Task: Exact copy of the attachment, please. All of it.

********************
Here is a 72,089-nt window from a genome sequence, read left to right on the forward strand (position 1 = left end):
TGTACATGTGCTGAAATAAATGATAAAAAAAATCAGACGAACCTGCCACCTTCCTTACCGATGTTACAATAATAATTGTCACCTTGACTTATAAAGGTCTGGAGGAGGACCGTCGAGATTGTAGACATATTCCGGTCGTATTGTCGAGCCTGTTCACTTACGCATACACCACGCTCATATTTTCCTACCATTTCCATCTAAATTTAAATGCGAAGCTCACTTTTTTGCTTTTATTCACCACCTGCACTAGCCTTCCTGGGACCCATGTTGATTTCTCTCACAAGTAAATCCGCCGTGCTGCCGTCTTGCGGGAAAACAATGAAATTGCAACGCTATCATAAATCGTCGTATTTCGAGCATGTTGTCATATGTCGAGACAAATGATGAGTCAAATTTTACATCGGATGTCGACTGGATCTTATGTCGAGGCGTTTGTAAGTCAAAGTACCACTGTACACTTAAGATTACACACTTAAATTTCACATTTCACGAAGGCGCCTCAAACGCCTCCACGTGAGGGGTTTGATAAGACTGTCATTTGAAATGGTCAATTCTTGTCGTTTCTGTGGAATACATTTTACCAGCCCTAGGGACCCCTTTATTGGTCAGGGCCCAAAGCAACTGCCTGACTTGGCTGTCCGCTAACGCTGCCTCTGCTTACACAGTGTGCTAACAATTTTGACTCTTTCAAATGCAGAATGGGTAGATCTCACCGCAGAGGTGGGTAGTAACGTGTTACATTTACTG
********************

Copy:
Here is a 72,089-nt window from a genome sequence, read left to right on the forward strand (position 1 = left end):
TGTACATGTGCTGAAATAAATGATAAAAAAAATCAGACGAACCTGCCACCTTCCTTACCGATGTTACAATAATAATTGTCACCTTGACTTATAAAGGTCTGGAGGAGGACCGTCGAGATTGTAGACATATTCCGGTCGTATTGTCGAGCCTGTTCACTTACGCATACACCACGCTCATATTTTCCTACCATTTCCATCTAAATTTAAATGCGAAGCTCACTTTTTTGCTTTTATTCACCACCTGCACTAGCCTTCCTGGGACCCATGTTGATTTCTCTCACAAGTAAATCCGCCGTGCTGCCGTCTTGCGGGAAAACAATGAAATTGCAACGCTATCATAAATCGTCGTATTTCGAGCATGTTGTCATATGTCGAGACAAATGATGAGTCAAATTTTACATCGGATGTCGACTGGATCTTATGTCGAGGCGTTTGTAAGTCAAAGTACCACTGTACACTTAAGATTACACACTTAAATTTCACATTTCACGAAGGCGCCTCAAACGCCTCCACGTGAGGGGTTTGATAAGACTGTCATTTGAAATGGTCAATTCTTGTCGTTTCTGTGGAATACATTTTACCAGCCCTAGGGACCCCTTTATTGGTCAGGGCCCAAAGCAACTGCCTGACTTGGCTGTCCGCTAACGCTGCCTCTGCTTACACAGTGTGCTAACAATTTTGACTCTTTCAAATGCAGAATGGGTAGATCTCACCGCAGAGGTGGGTAGTAACGTGTTACATTTACTG